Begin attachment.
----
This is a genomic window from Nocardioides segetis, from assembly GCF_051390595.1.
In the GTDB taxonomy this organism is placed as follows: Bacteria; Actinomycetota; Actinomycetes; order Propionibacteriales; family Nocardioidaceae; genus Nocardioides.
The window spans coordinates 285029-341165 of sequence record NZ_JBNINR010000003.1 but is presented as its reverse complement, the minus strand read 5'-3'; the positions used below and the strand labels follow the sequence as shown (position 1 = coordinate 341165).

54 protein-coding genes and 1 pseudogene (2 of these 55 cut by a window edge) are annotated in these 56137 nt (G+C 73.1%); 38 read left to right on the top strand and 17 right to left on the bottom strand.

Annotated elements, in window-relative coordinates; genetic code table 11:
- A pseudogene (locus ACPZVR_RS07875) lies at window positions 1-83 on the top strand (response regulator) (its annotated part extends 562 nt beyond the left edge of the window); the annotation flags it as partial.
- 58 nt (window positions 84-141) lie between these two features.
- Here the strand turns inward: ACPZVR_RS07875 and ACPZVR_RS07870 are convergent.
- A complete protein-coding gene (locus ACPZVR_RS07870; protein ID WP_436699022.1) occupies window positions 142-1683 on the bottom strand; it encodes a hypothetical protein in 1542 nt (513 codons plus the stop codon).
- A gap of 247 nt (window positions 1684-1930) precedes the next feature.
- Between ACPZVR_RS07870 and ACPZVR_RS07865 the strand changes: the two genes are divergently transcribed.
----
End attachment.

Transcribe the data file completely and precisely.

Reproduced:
This is a genomic window from Nocardioides segetis, from assembly GCF_051390595.1.
In the GTDB taxonomy this organism is placed as follows: Bacteria; Actinomycetota; Actinomycetes; order Propionibacteriales; family Nocardioidaceae; genus Nocardioides.
The window spans coordinates 285029-341165 of sequence record NZ_JBNINR010000003.1 but is presented as its reverse complement, the minus strand read 5'-3'; the positions used below and the strand labels follow the sequence as shown (position 1 = coordinate 341165).

54 protein-coding genes and 1 pseudogene (2 of these 55 cut by a window edge) are annotated in these 56137 nt (G+C 73.1%); 38 read left to right on the top strand and 17 right to left on the bottom strand.

Annotated elements, in window-relative coordinates; genetic code table 11:
- A pseudogene (locus ACPZVR_RS07875) lies at window positions 1-83 on the top strand (response regulator) (its annotated part extends 562 nt beyond the left edge of the window); the annotation flags it as partial.
- 58 nt (window positions 84-141) lie between these two features.
- Here the strand turns inward: ACPZVR_RS07875 and ACPZVR_RS07870 are convergent.
- A complete protein-coding gene (locus ACPZVR_RS07870; protein ID WP_436699022.1) occupies window positions 142-1683 on the bottom strand; it encodes a hypothetical protein in 1542 nt (513 codons plus the stop codon).
- A gap of 247 nt (window positions 1684-1930) precedes the next feature.
- Between ACPZVR_RS07870 and ACPZVR_RS07865 the strand changes: the two genes are divergently transcribed.